Your company is hiring a new team member. So, is academic verification critical? Depending on the position, it may be a smart idea.
What Is Academic Verification?
Academic verification confirms a person’s educational credentials. This includes dates of attendance, degrees earned, majors, minors, concentrations, and GPAs. In other words, does someone have the exact education they claim to have?
Why Should You Check an Employee’s Academic Record?
Would you go to a doctor who didn’t have a medical degree? Or would you hire an accountant who only completed a handful of college classes? Employees who don’t have the correct qualification could harm customers, mishandle projects and, ultimately, damage your business. Verifying their academic records provides an added layer of security.
Check for Integrity
When someone misrepresents themselves on their resume or application, it isn’t a good sign. What else are they lying about? Academic verification ensures honesty.
Protect Your Reputation
Employing an individual who isn’t qualified can create an embarrassing (if not dangerous) situation. When the story hits the headlines, your organization will look irresponsible. After all, if you aren’t taking time to properly vet your employees, where else are you cutting corners?
Do You Need to Verify EVERY Employee’s Education?
The thoroughness of a background check often depends on a person’s position. For example, a CEO requires more extensive screening than an entry-level cashier. Therefore, it usually makes the most sense to run academic verification if the role requires a degree. Nevertheless, be sure to design a uniform program. Haphazard checks could get you into trouble with the U.S. Equal Employment Opportunity Commission (EEOC). This especially holds true if you inadvertently apply more rigorous screening to specific groups such as women versus men.
When Is the Best Time to Run Academic Verification?
Most companies conduct academic verification when they hire a new employee. However, there are other situations where it may be appropriate. For instance, if someone receives a promotion from cashier to office accountant, double-checking their qualifications is a sound business practice. Additionally, sometimes catch-up screenings are necessary. Let’s say a business recently instituted a more comprehensive background check program. To hold everyone to the same standards, they should apply the same screenings to current and new employees.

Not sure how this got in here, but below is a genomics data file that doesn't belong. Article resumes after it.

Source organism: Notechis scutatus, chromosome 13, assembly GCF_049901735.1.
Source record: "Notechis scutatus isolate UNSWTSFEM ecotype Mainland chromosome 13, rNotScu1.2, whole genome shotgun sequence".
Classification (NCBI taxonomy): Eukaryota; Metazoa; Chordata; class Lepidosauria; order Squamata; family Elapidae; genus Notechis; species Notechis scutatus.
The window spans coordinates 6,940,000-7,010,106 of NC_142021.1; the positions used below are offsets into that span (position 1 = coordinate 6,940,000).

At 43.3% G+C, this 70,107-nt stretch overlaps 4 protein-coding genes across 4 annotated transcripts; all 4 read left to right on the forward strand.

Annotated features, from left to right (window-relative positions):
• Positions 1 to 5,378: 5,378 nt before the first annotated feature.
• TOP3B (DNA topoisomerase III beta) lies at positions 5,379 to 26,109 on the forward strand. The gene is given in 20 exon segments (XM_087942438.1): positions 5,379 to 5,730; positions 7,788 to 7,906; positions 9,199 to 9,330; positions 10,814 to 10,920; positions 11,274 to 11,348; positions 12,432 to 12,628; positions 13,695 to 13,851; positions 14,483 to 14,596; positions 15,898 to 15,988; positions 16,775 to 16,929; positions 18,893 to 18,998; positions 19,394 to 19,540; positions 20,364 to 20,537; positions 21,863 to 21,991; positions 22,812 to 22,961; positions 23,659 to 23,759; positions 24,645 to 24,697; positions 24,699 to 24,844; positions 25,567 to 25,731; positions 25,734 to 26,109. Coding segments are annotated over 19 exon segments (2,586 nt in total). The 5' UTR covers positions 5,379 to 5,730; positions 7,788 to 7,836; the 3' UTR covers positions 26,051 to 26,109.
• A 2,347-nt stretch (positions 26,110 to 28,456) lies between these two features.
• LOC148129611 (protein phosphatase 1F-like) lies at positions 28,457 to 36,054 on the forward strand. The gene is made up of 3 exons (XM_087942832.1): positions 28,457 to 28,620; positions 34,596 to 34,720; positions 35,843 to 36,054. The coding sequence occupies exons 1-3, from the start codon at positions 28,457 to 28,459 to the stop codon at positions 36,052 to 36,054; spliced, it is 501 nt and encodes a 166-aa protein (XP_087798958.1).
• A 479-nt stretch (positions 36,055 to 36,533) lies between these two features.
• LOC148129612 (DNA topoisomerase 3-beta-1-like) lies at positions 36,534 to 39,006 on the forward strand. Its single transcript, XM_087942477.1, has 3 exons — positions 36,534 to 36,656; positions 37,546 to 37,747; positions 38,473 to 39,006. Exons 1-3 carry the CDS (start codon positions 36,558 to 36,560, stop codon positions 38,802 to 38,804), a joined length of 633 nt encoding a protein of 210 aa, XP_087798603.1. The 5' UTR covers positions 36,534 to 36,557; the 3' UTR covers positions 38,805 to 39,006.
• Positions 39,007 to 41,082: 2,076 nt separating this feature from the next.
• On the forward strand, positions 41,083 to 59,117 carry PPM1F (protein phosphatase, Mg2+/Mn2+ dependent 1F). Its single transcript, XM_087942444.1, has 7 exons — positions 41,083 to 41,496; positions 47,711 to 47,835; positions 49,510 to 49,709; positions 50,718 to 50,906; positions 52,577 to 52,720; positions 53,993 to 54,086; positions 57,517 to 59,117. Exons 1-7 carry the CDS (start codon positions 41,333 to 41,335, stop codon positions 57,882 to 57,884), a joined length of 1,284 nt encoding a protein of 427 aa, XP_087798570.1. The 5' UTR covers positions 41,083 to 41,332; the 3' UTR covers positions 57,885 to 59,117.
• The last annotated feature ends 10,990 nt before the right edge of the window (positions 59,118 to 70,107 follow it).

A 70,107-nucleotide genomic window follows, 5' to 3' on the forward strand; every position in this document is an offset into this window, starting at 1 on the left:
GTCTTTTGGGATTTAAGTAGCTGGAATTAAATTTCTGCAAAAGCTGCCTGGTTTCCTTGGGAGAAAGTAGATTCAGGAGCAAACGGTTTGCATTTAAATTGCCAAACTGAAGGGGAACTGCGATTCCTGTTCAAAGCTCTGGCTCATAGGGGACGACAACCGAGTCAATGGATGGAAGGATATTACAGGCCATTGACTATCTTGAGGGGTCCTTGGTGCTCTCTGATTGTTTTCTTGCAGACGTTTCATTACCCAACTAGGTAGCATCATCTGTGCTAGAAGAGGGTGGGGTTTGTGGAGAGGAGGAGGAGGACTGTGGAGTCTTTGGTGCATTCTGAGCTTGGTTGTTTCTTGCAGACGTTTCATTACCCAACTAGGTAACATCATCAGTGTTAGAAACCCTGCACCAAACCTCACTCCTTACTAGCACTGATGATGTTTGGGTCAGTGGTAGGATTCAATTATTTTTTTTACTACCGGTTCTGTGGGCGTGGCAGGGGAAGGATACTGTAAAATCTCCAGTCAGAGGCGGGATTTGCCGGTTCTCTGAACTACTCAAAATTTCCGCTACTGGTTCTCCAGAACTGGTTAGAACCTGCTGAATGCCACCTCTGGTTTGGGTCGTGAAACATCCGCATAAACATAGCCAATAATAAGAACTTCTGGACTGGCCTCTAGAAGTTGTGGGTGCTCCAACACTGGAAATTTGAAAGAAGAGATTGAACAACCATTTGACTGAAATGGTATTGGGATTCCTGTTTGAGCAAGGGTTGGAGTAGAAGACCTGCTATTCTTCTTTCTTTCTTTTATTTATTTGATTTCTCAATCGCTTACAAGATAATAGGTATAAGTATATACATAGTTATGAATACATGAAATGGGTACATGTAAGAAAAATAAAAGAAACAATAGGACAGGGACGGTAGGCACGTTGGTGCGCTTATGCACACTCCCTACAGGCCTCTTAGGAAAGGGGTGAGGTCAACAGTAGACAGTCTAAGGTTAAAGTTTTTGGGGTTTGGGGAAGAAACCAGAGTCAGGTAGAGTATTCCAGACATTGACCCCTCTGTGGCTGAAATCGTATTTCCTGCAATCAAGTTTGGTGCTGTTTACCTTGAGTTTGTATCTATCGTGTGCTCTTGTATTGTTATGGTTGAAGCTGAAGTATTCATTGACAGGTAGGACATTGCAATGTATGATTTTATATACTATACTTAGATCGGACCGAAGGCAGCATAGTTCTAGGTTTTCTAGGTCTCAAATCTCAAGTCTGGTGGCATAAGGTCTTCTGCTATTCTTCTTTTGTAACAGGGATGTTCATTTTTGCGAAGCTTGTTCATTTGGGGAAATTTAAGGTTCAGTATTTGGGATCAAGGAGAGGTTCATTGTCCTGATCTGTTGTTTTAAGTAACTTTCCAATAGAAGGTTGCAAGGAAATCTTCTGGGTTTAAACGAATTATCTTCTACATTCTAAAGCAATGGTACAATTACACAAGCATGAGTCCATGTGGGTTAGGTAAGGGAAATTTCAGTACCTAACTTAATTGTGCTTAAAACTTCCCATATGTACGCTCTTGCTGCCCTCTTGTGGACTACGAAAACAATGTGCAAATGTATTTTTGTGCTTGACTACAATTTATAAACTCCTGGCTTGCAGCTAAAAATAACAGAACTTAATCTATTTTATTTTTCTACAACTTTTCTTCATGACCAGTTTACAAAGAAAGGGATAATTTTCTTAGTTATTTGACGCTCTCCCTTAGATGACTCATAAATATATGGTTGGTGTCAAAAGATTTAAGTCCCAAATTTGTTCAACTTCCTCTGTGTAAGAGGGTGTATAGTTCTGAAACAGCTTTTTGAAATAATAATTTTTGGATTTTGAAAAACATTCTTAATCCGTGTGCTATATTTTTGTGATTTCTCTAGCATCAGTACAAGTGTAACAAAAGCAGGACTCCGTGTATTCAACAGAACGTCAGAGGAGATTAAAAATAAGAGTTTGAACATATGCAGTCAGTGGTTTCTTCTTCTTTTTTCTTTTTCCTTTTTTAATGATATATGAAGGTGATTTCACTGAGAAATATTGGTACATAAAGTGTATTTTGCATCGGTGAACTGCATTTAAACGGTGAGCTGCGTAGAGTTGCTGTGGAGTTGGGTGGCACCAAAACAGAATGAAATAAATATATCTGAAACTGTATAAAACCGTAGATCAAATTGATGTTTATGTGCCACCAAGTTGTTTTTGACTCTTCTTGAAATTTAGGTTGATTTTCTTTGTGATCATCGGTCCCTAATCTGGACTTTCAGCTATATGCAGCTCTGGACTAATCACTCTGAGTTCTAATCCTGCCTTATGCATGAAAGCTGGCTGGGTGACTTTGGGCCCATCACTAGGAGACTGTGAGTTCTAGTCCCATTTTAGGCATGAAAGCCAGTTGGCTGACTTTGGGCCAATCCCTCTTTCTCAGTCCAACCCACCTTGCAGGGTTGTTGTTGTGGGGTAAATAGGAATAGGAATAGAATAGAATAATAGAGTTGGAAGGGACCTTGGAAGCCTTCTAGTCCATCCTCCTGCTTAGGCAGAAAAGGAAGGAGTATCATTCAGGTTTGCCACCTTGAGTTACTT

Do People Lie About Their Education?
Although the idea of someone lying about their education sounds farfetched, it DOES happen. Sometimes people create degrees out of thin air, but exaggeration is more common. High profile cases include:
- Scott Thompson – The ex-Yahoo CEO claimed computer science and accounting degrees from Stonehill College in Easton, Massachusetts. He only had an accounting degree.
- Marilee Jones – Jones was Dean of Admissions at the ultra-prestigious Massachusetts Institute of Technology for 28 years. She said she held three degrees. In truth, she had none.
- Ronald Zarrella – Bausch & Lomb’s now-retired CEO told people he had an MBA from New York University. While he took classes at NYU, he never received a degree.
What If Someone Shows Your Their Diploma?
A candidate may add a copy of their diploma to their application materials or bring it to their interview. Is this enough proof? Not necessarily. Unfortunately, those pieces of paper could be the work of a diploma or degree mill. Diploma mills claim to be higher educational institutions. Yet, they award degrees with substandard or no academic study. Counterfeit diplomas are another problem. Someone also could create a fake a degree from a legitimate university.
How Do You Conduct Academic Verification?
Academic verification should be a two-step process. First, confirm the U.S. Department of Education accredits the school. Second, call the institution to fact-check your candidate’s claims. Ask not only about attendance but also about graduation rates and degrees. Remember, someone could be telling the truth about attending a university but exaggerating their accomplishments. If you’re running academic verification on your own, it’s nice to let your candidates know. You don’t want to snoop around behind their backs. However, if an individual outside your company is conducting academic verification, you MUST let your candidates know. In these situations, the federal Fair Credit Reporting Act (FCRA) applies. Since most organizations combine academic verifications within a more comprehensive background check, proper authorization usually is part of the process. Contact your legal team or a PBSA-accredited background screening provider if you’re unsure about the rules and regulations.
What If There’s a Problem?
You’re running academic verification, and you’ve discovered inaccuracies. Now what? Your first action should be to double-check the information with the candidate. There could have been a mistake. (When you’re using a third-party provider, the FCRA requires you to undergo a specific pre-adverse and adverse action process.)
On the other hand, if the candidate falsified information, refer to or create a company policy. Does a lie lead to automatic dismal or simply disciplinary action? This varies from company to company. Even the high-profile cases listed above were split. Marilee Jones was asked to resign, while Ronald Zarrella lost a $1 million bonus but kept his job.
Is Your Company Interested in Running Academic Verification in WNY?
Metrodata Service would be happy to help. We offer an academic, professional license, and employment verification services, so you can guarantee your team members are qualified. Start hiring smarter. Contact Metrodata Services today!